LPN Training Programs in New Hampshire

How to Choose an LPN College in New Hampshire

New Hampshire LPN taking patient vital signsOnce you have chosen a fulfilling vocation in the field of nursing, it’s imperative that you choose a Licensed Practical Nurse (LPN) school in New Hampshire that will deliver the appropriate instruction. If you reside in Texas or California, then you will be looking for a Licensed Vocational Nurse (LVN) school instead. There is no difference, apart from the names, between an LPN and an LVN. They both carry out the same job functions and work in healthcare facilities under the guidance of Registered Nurses (RN) or Doctors. But their duties do differ depending on the state they practice in, which we will look at in the next section. When starting their search for schools, many prospective nursing students start with the ones that are the closest to their houses or that are the least costly. Even though tuition and location are important considerations, they are not the only criteria that you should base your selection on. Other factors, for example if the schools are accredited or have high pass rates on the licensing exam are very important also. There are even more questions that you should ask prospective schools before enrolling in a LVN or LPN training program that we will talk about later in this article. But to start with, let’s have a look at the role of an LPN and what is involved in the instruction and licensing process.

LPN and LVN Job Functions

Licensed Practical and Licensed Vocational Nurses have a number of duties that they accomplish in the New Hampshire healthcare facilities where they work. As their titles indicate, they are required to be licensed in all states, including New Hampshire. While they may be responsible for overseeing Certified Nursing Assistants (CNA), they themselves usually work under the guidance of either an RN or a doctor. The medical facilities where they work are numerous and varied, for example hospitals, medical clinics, schools, and long-term care facilities. Anywhere that you can find patients seeking medical assistance is their domain. Every state not only oversees their licensing, but also what work activities an LPN can and can’t perform. So depending on the state, their day-to-day work functions might include:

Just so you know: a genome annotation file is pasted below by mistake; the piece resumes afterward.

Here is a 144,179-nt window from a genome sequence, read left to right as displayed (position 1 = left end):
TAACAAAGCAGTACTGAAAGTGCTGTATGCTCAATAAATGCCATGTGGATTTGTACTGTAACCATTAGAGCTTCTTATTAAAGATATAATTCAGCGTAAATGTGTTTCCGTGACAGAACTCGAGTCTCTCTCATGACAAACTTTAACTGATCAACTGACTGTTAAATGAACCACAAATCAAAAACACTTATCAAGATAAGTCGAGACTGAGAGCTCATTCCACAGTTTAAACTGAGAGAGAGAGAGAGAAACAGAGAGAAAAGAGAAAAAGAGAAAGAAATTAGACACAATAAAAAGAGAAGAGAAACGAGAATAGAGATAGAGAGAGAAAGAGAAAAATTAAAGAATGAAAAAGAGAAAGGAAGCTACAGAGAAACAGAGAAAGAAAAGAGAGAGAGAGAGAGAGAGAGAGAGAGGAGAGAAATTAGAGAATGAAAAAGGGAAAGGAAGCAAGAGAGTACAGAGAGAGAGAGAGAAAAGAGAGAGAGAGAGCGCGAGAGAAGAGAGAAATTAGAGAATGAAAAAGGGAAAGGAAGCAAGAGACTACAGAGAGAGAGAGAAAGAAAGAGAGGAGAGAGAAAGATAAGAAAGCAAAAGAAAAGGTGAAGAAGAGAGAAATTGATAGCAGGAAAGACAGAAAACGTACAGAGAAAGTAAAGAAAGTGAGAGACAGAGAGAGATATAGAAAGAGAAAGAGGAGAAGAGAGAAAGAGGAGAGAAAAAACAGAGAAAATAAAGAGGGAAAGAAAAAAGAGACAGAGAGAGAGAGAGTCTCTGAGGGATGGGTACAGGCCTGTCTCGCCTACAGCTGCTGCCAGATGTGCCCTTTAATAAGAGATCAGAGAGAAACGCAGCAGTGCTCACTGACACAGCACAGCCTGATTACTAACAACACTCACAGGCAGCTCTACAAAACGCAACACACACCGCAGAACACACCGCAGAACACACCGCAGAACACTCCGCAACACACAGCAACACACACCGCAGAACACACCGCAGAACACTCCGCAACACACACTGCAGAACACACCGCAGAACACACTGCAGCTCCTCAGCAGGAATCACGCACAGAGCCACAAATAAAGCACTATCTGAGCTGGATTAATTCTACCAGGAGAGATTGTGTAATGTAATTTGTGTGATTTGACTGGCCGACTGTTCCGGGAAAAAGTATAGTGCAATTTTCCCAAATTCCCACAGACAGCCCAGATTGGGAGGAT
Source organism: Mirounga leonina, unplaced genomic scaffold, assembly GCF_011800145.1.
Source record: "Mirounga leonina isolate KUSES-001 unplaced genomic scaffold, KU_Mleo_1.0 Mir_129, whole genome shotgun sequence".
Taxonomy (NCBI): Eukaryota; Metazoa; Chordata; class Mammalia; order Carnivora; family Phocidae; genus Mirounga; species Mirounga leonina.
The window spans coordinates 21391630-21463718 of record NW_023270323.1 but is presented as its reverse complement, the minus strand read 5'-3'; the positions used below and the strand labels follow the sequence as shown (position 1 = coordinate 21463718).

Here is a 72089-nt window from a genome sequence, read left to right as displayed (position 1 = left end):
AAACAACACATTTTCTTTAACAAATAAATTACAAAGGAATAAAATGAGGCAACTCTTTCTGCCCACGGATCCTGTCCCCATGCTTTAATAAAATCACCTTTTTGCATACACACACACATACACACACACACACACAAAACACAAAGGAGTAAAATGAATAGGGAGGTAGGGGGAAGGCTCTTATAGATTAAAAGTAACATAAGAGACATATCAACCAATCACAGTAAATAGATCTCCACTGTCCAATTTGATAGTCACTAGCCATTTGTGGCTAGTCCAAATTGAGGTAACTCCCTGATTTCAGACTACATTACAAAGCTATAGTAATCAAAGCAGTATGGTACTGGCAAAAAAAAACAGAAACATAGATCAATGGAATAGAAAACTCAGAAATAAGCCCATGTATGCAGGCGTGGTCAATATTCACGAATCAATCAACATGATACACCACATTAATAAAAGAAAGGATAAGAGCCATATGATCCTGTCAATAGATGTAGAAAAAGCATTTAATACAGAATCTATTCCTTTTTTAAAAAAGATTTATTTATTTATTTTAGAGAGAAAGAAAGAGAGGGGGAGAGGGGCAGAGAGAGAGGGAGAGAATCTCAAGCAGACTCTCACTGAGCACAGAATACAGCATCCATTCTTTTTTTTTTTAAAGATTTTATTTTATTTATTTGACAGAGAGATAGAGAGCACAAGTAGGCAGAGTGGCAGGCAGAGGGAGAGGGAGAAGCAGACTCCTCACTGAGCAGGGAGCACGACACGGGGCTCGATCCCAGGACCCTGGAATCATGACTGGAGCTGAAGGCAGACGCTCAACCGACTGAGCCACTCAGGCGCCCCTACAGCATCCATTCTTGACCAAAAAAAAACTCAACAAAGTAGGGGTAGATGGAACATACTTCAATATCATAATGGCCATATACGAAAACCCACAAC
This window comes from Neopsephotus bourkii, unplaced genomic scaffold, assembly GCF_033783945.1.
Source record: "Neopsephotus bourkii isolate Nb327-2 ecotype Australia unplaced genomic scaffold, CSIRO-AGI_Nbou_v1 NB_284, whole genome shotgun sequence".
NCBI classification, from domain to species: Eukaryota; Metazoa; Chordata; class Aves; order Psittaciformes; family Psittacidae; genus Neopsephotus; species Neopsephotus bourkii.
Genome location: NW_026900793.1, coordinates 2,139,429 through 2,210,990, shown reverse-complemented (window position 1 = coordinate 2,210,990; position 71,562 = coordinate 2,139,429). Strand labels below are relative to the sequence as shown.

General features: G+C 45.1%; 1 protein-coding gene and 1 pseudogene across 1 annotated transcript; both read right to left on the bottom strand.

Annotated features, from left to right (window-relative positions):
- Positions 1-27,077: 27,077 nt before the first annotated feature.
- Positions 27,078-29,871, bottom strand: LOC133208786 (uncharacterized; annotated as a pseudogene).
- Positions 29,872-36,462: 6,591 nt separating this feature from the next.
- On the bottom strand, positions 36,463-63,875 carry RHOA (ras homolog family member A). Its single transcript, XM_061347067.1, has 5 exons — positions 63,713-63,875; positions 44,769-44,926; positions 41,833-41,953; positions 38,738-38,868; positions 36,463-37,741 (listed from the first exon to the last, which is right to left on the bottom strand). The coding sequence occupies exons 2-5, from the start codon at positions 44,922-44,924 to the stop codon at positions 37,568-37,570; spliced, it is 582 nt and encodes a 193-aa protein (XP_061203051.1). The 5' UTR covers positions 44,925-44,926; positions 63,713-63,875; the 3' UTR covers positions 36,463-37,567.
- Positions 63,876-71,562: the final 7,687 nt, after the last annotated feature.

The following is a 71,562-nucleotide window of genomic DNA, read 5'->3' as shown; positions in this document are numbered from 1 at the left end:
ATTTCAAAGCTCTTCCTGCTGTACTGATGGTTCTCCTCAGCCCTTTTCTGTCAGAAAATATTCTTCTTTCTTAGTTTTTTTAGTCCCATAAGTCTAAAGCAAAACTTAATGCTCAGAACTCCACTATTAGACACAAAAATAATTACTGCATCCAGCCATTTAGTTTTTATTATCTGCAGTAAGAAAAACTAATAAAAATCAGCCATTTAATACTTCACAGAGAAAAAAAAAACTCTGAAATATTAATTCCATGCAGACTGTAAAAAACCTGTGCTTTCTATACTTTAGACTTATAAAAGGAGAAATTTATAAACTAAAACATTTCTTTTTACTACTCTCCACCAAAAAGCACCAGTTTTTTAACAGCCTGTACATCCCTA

• Taking vital signs
  • Providing medications
  • Setting up IV drips
  • Overseeing patients
  • Getting blood or urine samples
  • Managing patient records
  • Helping physicians or Registered nurses with procedures

Along with their occupational functions being controlled by each state, the New Hampshire health care facilities or other healthcare providers where LPNs or LVNs work can further limit their job duties within those parameters. Also, they can practice in various specialties of nursing, for example long-term care, critical care, oncology and cardiology.

LPN and LVN Certificates and Degrees

There are generally two academic credentials available in New Hampshire that provide education to become either an LPN or an LVN. The one that may be finished in the shortest time period, commonly about one year, is the certificate or diploma course. The next alternative is to obtain a Practical Nursing Associate Degree. These programs are more comprehensive in nature than the diploma alternative and usually require 2 years to complete. The benefit of Associate Degrees, aside from providing a higher credential and more comprehensive training, are that they provide more transferrable credit toward a Bachelor’s Degree in nursing. No matter the type of credential you seek, it needs to be state approved and accredited by the National League for Nursing Accrediting Commission (NLNAC) or some other national accrediting organization. The NLNAC warrants that the core curriculum properly prepares students to become Practical Nurses, and that the majority of graduates pass the 50 state required NCLEX-PN licensing exam.

Other Nursing Degrees Available